A key mile marker in DeMar story came 100 years ago
The man with the stethoscope predicted that he’d be a dead man running if he were foolish enough to go 26 miles again. “You have a bad heart,’’ an examining physician told Clarence Harrison DeMar after he ran his first Boston Marathon in 1910. “You shouldn’t even walk upstairs.’’
DeMar, who made a point of ignoring advice, shrugged off the warning, went on to win the next year, and kept running for decades after the doctor had died of cardiac arrest. “I’ve always insisted that the physician had been listening to his own heart, not mine,’’ DeMar was fond of saying.
The man who became known as Mr. DeMarathon ran himself into immortality. The Melrose resident won Boston a record seven times between 1911 and 1930, despite skipping the race nine times, and lined up for his 33d in 1954, when he was 65. He participated in three Olympic Games, winning the bronze medal in 1924. Across nearly half a century DeMar competed in nearly a hundred 26-milers, finishing all of them, and in more than a thousand road races at every conceivable distance, running his last only a few months before he died in 1958 at 70 after battling cancer.
For longevity, durability and primacy only Johnny “The Elder’’ Kelley, who ran Boston 61 times and still was lacing up at 86, came close to matching DeMar, who won his first Boston title 100 years ago when Kelley still was a toddler. “Like Johnny, Clarence was an original,’’ testifies John “The Younger’’ Kelley, who raced against DeMar several times. “There’ll never be another like him.’’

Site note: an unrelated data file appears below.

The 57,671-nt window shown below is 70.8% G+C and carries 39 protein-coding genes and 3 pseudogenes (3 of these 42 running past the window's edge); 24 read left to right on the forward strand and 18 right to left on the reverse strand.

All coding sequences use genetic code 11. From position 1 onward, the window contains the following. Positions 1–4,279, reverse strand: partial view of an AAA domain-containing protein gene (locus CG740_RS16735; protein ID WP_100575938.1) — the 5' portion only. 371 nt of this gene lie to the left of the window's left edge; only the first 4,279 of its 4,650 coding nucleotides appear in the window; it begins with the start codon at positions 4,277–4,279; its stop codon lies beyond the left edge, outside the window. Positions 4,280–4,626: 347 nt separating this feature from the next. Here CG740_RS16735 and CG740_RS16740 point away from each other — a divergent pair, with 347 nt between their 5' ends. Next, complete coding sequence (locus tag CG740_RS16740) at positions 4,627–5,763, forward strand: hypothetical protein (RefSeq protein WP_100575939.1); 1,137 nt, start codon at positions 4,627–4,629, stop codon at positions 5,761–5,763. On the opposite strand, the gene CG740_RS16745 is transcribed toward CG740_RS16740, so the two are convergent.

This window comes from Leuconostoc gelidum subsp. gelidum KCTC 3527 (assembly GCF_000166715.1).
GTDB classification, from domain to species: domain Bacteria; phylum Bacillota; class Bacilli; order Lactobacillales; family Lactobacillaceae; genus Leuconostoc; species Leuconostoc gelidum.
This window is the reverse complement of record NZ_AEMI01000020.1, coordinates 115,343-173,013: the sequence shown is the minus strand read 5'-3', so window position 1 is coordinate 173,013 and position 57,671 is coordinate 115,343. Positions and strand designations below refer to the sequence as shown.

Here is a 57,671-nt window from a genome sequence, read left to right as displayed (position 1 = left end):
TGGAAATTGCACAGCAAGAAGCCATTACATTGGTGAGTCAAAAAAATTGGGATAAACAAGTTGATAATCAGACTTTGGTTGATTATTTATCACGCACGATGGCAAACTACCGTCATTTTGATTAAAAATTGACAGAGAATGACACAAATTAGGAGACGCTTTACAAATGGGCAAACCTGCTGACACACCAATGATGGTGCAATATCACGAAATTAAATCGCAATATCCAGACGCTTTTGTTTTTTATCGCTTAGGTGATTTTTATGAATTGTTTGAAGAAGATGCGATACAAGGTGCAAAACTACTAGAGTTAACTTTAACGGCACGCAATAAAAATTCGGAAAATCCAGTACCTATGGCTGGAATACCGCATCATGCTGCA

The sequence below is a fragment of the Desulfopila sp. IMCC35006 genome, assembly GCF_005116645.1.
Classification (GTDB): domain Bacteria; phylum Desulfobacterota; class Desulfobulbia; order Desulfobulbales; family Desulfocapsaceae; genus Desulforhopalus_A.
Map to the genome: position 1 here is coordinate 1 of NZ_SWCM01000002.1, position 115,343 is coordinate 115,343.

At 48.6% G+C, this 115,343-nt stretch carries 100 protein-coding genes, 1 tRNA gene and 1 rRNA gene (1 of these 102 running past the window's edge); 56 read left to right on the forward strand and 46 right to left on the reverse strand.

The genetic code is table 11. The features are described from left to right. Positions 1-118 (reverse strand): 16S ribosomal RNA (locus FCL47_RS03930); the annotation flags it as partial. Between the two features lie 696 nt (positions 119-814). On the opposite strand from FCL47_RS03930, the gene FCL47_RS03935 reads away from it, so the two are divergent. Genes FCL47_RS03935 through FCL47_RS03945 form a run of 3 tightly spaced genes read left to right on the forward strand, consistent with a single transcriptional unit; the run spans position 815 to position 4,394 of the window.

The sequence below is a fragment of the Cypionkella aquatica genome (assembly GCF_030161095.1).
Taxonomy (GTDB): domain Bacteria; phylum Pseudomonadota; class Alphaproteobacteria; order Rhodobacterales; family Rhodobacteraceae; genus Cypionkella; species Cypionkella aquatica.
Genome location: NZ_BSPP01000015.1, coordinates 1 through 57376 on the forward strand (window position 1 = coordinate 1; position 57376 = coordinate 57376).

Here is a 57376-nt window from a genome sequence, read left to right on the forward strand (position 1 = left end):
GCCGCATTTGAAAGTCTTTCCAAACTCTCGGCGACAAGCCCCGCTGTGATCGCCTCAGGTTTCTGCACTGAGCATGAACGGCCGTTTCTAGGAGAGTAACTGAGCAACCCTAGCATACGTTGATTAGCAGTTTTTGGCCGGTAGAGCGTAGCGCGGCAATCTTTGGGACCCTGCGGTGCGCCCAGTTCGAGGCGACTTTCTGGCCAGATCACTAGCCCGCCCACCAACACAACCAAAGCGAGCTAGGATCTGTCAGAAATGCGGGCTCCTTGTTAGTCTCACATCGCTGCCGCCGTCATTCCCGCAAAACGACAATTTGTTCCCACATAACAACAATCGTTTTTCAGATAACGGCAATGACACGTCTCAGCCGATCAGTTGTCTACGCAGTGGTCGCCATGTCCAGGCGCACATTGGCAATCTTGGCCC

DeMar ran to work and back. He ran marathons at the Brockton Fair, 44-milers from Providence to Boston on St. Patrick’s Day, 10-mile handicaps in Lynn, scratch races in Haverhill. In New Hampshire, where the annual Gilsum-to-Keene marathon is named for him, DeMar once ran and hitchhiked 110 miles to a 10-miler only to find that he was a week early. So DeMar ran and hitchhiked his way back. “He ran everywhere,’’ says Ted Vogel, who first competed against the man when he was 16 and DeMar was 53. “Everywhere.’’
DeMar ran for the love of it because there was no money in a day when a runner could be banned for accepting a suit of clothes for a prize. “Lots of people ask, ‘Why haven’t you turned professional and made a lot of money?’, DeMar wrote in “Marathon’’, his 1937 memoir. “One answer is simply because I never had a chance.’’
He was an amateur in the true Olympian sense, a printer by craft and a runner by calling. “Clarence had manifold talents,’’ says Kelley, who was a Connecticut schoolteacher when he won Boston in 1957. “He was a typesetter, a preacher, a scoutmaster, family farmer, and a scholar. He had a Harvard degree.’’
DeMar also was a virtual orphan who was sent to the Farm School on Thompson Island in Boston Harbor after his father died and his mother moved from Ohio to Massachusetts with six children. It was, DeMar said, “a hard and somewhat squelched life,’’ and he once tried to escape by swimming to Savin Hill.
“He hated the place,’’ his son Robert once related in a letter to Gloria Ratti at the Boston Athletic Association. “I once, in my youth, asked him about it. He flew into a three-day rage from which I got the message that if I were lucky I wouldn’t end up there.’’
DeMar finally was sent to work for a Vermont fruit farmer and ended up attending UVM, where he went out for cross-country because he knew he had no talent for football, baseball, or boxing. After moving to Melrose, he won a silver tea set at a 10-mile handicap race in 1910 and discovered that he had an aptitude for roadwork. Two months later DeMar finished second in his Boston debut and concluded that he had both the heart and soul for the marathon.